The camino begins – Luarca to Mondoñedo

15 08 2015

D1: Luarca – Ribadeo = 52.5 km

Started the day off right – still dark, threatening rain and a nice steady climb up and out of the gorge of Luarca. Oh dear, what did we sign ourselves up for? 12 km down the trail, we stopped for breakfast. A few minutes after we arrived, the hiking peregrinos arrived. Were we cycling at a walker’s pace?

In Luarca, early morning, getting ready for take off

In Luarca, early morning, getting ready for take off

Yes, our first kilometres of the day were slow going because at times, it was a bit like trying to bike on the Bruce Trail, which our bikes weren’t exactly equipped for. This was a reoccurring challenge with cycling the camino – at times, the official route was perfect – paved, quiet road through the countryside – while other times it was rugged with large rocks which forced us to walk our bikes. So, after breakfast, we decided to take the road for a bit and cover some kms. In fact, throughout the journey we were continuously faced with this dilemma – camino or corresponding road – and tried to take the camino whenever possible, but took the road when we needed to get some kms on our belt or if word on the trail was that the upcoming section was rough.

Our first day was quite hilly, with lots of ups and downs, but nothing compared to what we would face in days to come. We stopped again in Navia and meandered through a flea market where I bought some light reading – the controversial Adventures of Tin Tin. A picnic lunch in Tapia de Casariego, another quaint harbour town with some beautiful nearby beaches where there were even some surfers.

Our seaside lunch spot in Tapia de Casariego

Our seaside lunch spot in Tapia de Casariego, the last main town in Austurias

We followed the coast a bit further, then crossed the giant bridge into and the city of Ribadeo and headed to the albergue. Unfortunately, it was full. We were ready to call it a day and didn’t want to risk the next albergue (7 km away) being full as well. So after cycling around town a few times to find the best price, we checked into a cheap hotel and collapsed.

The beautiful coast, just past Tapia de Casariego, on our last leg of the day

The beautiful coast, just past Tapia de Casariego, on our last leg of the day

The bridge that crosses the Rio de Ribadeo or del Eo into Galicia

The bridge that crosses the Rio de Ribadeo or del Eo into Galicia

We had forgotten this container of melon and cherries at the albergue in Luarca. Some mysterious anonymous peregrino carried them to the albergue in Ribadeo!

We had forgotten this container of melon and cherries at the albergue in Luarca. Some mysterious anonymous peregrino carried them to the albergue in Ribadeo!

D2: Ribadeo – Mondoñedo = 36 km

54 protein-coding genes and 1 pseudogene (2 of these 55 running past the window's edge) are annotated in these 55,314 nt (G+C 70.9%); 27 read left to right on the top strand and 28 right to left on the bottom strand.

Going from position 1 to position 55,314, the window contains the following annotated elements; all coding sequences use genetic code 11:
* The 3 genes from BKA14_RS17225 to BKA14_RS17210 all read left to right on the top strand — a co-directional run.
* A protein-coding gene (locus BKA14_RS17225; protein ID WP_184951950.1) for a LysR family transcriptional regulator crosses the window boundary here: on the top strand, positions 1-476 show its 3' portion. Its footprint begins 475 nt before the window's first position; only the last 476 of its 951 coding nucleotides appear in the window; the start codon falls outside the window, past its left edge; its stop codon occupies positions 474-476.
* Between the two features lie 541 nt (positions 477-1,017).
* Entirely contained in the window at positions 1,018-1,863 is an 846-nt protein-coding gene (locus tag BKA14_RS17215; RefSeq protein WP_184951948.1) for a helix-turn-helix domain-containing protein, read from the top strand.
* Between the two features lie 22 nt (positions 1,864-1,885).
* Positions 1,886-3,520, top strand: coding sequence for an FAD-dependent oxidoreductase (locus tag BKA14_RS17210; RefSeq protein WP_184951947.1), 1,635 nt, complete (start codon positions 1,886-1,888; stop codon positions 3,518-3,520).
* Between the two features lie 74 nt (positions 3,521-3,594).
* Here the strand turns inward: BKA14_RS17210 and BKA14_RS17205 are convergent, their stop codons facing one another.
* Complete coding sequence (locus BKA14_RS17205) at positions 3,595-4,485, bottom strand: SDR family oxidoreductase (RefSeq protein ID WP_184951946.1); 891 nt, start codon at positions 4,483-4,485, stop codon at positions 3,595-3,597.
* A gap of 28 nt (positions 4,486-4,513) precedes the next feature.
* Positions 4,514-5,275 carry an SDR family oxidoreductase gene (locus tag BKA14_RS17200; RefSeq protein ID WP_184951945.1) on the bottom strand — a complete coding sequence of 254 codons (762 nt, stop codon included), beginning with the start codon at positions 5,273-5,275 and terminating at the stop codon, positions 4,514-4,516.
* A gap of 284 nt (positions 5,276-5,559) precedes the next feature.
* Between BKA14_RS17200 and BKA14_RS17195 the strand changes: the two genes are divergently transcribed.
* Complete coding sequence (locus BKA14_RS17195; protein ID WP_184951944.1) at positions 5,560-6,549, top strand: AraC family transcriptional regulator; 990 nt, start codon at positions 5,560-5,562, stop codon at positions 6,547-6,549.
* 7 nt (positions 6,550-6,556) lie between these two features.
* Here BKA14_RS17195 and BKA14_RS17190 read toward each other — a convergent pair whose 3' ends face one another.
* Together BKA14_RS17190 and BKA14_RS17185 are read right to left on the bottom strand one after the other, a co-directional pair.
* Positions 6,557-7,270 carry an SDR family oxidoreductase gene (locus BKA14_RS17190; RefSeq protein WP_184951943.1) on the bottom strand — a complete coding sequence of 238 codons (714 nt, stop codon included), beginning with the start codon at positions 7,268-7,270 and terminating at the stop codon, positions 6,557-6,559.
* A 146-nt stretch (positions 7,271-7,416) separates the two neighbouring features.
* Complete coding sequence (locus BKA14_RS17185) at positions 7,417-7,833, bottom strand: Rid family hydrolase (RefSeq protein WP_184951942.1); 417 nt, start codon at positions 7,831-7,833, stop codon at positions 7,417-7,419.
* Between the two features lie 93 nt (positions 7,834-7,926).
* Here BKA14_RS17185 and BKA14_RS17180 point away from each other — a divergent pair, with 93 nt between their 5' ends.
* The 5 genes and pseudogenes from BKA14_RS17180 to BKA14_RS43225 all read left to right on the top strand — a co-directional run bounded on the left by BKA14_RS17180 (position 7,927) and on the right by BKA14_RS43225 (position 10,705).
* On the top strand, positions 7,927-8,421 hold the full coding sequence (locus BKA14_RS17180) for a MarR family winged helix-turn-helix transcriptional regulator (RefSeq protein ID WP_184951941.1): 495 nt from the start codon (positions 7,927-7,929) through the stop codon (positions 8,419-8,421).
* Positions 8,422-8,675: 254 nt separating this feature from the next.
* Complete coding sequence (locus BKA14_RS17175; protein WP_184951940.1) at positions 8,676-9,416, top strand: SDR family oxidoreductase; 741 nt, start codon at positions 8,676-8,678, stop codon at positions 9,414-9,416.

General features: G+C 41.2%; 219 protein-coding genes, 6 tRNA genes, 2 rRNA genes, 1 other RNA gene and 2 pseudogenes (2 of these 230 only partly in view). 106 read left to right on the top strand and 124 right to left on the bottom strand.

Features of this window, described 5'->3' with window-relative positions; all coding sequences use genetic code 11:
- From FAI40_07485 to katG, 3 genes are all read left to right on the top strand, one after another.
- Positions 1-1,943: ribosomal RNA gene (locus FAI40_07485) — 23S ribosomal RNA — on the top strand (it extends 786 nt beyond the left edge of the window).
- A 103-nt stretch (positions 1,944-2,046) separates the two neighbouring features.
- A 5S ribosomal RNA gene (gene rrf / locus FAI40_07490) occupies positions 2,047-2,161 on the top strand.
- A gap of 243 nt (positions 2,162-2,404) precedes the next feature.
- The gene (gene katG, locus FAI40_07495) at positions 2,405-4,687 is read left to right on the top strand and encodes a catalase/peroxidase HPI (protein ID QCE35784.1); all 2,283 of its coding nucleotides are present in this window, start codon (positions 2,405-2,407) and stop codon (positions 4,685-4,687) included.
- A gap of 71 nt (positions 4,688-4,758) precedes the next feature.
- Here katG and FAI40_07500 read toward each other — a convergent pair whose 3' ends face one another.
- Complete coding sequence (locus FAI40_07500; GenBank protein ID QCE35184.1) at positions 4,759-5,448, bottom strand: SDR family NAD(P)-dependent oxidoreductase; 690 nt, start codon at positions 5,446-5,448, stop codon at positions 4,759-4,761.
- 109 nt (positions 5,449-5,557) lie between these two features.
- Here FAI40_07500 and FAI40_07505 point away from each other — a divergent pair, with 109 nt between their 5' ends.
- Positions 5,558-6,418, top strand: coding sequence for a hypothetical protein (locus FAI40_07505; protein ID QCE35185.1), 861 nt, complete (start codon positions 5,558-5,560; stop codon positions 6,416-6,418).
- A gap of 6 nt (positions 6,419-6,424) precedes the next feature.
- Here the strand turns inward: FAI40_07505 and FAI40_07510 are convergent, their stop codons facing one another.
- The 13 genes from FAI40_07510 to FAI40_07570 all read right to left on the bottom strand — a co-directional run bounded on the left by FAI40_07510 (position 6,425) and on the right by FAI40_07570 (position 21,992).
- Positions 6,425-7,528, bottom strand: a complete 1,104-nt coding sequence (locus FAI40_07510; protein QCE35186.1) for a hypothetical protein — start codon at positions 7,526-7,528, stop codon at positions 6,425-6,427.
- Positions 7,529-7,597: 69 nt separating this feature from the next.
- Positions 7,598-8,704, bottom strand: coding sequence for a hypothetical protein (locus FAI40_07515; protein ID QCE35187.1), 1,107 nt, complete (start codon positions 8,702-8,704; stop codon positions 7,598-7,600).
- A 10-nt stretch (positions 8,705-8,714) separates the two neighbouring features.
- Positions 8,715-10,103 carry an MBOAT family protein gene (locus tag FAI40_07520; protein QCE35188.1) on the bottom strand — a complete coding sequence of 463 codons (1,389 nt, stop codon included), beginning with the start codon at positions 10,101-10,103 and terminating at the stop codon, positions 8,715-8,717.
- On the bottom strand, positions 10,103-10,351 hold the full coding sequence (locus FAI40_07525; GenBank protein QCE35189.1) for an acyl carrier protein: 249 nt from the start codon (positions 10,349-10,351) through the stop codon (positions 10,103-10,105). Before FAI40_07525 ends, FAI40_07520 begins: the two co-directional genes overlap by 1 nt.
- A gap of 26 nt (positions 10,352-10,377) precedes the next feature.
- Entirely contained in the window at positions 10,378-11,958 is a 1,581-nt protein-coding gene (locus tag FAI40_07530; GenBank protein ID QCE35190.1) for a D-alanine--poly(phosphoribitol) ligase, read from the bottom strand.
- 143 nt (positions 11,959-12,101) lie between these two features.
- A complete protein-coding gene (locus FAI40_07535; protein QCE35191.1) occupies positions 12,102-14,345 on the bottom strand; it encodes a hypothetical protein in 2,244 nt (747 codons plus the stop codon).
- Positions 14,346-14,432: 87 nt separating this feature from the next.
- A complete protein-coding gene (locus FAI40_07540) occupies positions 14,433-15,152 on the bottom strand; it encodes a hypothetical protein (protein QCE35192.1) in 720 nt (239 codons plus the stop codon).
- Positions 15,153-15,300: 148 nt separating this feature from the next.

We were on our bikes by 08:00 and were once again embarked on an uphill start that continued for about 7 km. The aches and pains from the first day had now set in, so I was feeling quite slow, and Breanna pointed this out in saying, “I don’t know how you find it comfortable to go that slow.” We soon realized our different cycling styles – Breanna going faster uphill but in shorter bursts, and me going slow and steady – with both styles got us to the top in more or less the same time.

A furry fellow who wanted to join our camino

A furry fellow who wanted to join our camino

Our morning stop was in San Xusto where we met some other peregrinos, followed by a long difficult uphill on a gravel trail. But at least our efforts were rewarded by a fun downhill. Once in Lorenza, we switched to the N-634 road for a bit to avoid going down and back up a ravine. A bit more up hill, then finished the day with a nice 4 km downhill into Mondoñedo, and eventually found the albergue after asking a few locals. After some R & R at the albergue, heading for some tapas in the main plaza – patatas bravas, croquetas y tarta de Santiago, an almond cake that is a specialty in Galicia.

The lovely plaza in Mondonedo

The lovely plaza in Mondoñedo

A reoccurring thought as I cycled was how one’s mental and emotional state follows the physical terrain. When cycling uphill or on difficult terrain, I thought, “Why am I doing this again?” “I don’t like this.” “This is hard.” “I can’t do this.” And these were the moments, too, when Breanna and I were most likely to have conflicts. However, a few minutes later on the downhill, these thoughts became, “This isn’t so bad. In fact, this is amazing and so much fun.” “Look at the beautiful scenery!” Along our camino, the terrain was hilly, but would have our emotional states varied so much if we would have traveled a flatter route? More even-keeled? Just something I pondered while turning my pedals…

From Breanna's Instagram (@breannamyles)

From Breanna’s Instagram (@breannamyles)

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